Sunday, December 16, 2012

All I want for Christmas is -----

“Every child makes a wish for Christmas.  What are you wishing for?  Parents do everything they can to make every Christmas the best ever.  I think about Christmas every time I see a little Dominican boy flying his kite.

Every homemade kite I have seen so far is made with 3 little sticks and a plastic bag.  Just because I think I know how to make a better kite, do you think I should stop these little boys in what they are doing and show them how to make a better kite?  If you ask me for something this Christmas I might just send you in the mail a plastic bag, 20’ of twine and 3 little sticks.  Remember what Christmas is all about.”  Wallace

This sow was the epitome of relaxation!  It is also kind of how we felt after this week was over---totally exhausted.
After working on this water project for months, we successfully obtained an appointment with the head of INAPA to discuss the water situation in Azua.  Here we are receiving our T-shirts as honorary members of the water committee.  We were standing in the parking lot gathering our thoughts about the meeting before we went up to the appointment.  Wallace suggested we all pray.  He said the prayer, the meeting was miraculous and these good people who had travel a long distance to get to the meeting were very pleased and felt they had been blessed by the Lord.  We are hopeful they will get the water they need before we finish our mission.  That will take a miracle, but we do believe in miracles.  Please remember Azua people in your prayers.

Pozo Prieto is a small community of about 30 families in the mountains not far from Puerto Plata.  They have no running water in their community at all.  All water must be hauled and is usually hauled in 5 gallon buckets by the women on their heads.  When they can afford to buy potable water they can, but it is difficult to get it home following the trail over the river and up steep slopes.  They usually drink water from the river which is contaminated with parasites, amoebas, and disease.  We had to cross the river to get to the community.
The pictures below were taken during our visit.  The two women carrying buckets on their head were demonstrating their daily task, 2 to 3 times a day going up this steep hill.  We tried walking a short distance up the trail, but it was so slippery from a recent rain we didn’t make it very far.  They carry 60 lbs on their head up to 3 times a day for a distance of 1.5 kilometers! 
Pozo Prieto is truly a very needy community.  This project seems to meet perfectly the desire of all to help our fellow men.  The Peace Corps volunteer, Simona, has been living for a few months with one of the lady’s you see carrying a bucket on her head.  Simona is helping the community to organize their efforts and to design the system.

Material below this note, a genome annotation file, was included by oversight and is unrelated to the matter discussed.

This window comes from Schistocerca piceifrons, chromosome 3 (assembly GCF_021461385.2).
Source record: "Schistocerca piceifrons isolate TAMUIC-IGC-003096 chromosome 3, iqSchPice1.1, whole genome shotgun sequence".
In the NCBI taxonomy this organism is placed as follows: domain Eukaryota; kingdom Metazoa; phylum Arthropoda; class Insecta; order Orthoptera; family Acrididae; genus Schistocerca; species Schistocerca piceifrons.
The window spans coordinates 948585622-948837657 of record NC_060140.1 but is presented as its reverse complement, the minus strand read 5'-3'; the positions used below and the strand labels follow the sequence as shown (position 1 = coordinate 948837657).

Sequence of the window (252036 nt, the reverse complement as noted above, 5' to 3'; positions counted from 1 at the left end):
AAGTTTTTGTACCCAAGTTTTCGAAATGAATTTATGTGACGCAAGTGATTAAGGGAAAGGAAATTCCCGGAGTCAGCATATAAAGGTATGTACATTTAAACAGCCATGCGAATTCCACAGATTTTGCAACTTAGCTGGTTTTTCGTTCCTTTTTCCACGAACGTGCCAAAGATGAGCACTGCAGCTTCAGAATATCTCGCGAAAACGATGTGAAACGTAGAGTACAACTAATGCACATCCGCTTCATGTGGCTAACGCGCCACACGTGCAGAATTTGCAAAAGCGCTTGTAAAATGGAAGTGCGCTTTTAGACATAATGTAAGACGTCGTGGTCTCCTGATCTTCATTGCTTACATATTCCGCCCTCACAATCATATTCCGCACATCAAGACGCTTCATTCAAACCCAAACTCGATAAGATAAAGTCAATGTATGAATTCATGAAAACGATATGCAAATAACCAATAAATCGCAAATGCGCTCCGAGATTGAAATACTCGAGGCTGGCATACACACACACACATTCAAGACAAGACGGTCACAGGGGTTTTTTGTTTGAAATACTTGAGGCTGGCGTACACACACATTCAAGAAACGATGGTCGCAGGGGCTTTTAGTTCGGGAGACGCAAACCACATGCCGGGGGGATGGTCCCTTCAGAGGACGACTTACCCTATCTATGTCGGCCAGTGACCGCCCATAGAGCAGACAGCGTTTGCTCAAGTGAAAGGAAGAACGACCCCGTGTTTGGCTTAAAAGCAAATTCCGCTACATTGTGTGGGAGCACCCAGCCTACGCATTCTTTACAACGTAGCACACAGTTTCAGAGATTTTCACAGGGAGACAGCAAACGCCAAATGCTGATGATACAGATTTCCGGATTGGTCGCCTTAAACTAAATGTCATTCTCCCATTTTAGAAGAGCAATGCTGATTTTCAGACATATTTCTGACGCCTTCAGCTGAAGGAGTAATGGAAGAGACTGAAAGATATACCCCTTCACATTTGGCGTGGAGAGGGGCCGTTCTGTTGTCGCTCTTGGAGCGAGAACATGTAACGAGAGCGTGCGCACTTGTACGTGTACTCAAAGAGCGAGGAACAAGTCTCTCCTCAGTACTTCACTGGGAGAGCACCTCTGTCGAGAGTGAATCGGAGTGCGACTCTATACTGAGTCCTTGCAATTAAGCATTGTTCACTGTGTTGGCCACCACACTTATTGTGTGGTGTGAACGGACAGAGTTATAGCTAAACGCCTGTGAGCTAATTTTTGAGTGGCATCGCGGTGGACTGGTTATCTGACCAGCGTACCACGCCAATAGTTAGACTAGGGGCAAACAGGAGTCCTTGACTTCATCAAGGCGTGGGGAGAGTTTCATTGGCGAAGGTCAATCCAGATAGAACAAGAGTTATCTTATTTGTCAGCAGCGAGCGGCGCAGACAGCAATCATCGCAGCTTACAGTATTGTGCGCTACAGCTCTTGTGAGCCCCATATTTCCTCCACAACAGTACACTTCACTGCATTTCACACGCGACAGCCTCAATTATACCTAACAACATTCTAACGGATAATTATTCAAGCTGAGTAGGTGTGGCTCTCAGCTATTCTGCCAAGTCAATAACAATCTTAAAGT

We look forward to being part of this water project!

Which one of these guys is more stubborn--the one on the left or the one on the right?

Wallace talked over the water situation with the burro.  The burro said he was tired of hauling stuff for everyone.  He would rather be like the pig.  (Do you think the burro knows what awaits the pig?)
This is a picture of Simona, the Peace Corps  volunteer who lives in the community, is helping them organize and is designing the water system.  She is a graduate mechanical engineer.
We visited the little town of La Solapa with Peace Corps to discuss the possibility of assisting with a water project.  This is the water committee standing in front of their community center and then walking to see the “Toma”

We finally met a Dominican Horse with a name.  Meet “Segferino” the horse!
This is one of the members of the water committee.  BIG curlers is common though the women are pretty shy about it.
Edith refuses to get any closer than this to a moto.
Peace Corps volunteers:  Elena, Jim and Simona.  Elena is helping the community with the water system.  Jim is teaching the community how to get better yields on their crops.
We met with the Branch President of Nizao and 8 families to discuss the food project.  Afterwards we walked to the home of 4 members to see their projects.  This is just a sample of what we saw.

Can you see the confusion on this ladies face?  We don’t think we have figured out how to simplify things yet!
Saturday we drove to Nizao again to visit with the Branch Pres of the Don Gregorio branch and 2 families to start the food project.  Here are few pictures.

Typical house in poor sector.
We ended the week by going to the Consuelo branch and helping with their Primary Program.  During church the first youth ever to receive his Duty to God Medallion was presented.  After church we ate dinner at a member’s home.

These guys were practicing their music next door while we had dinner.  Their music was really LOUD!


  1. I feel like the burro. Good work this week. You deserve a rest (but probably won't get it until you are 'feet first, face up.'

  2. What will the "food projects" consist of mostly -- eggs?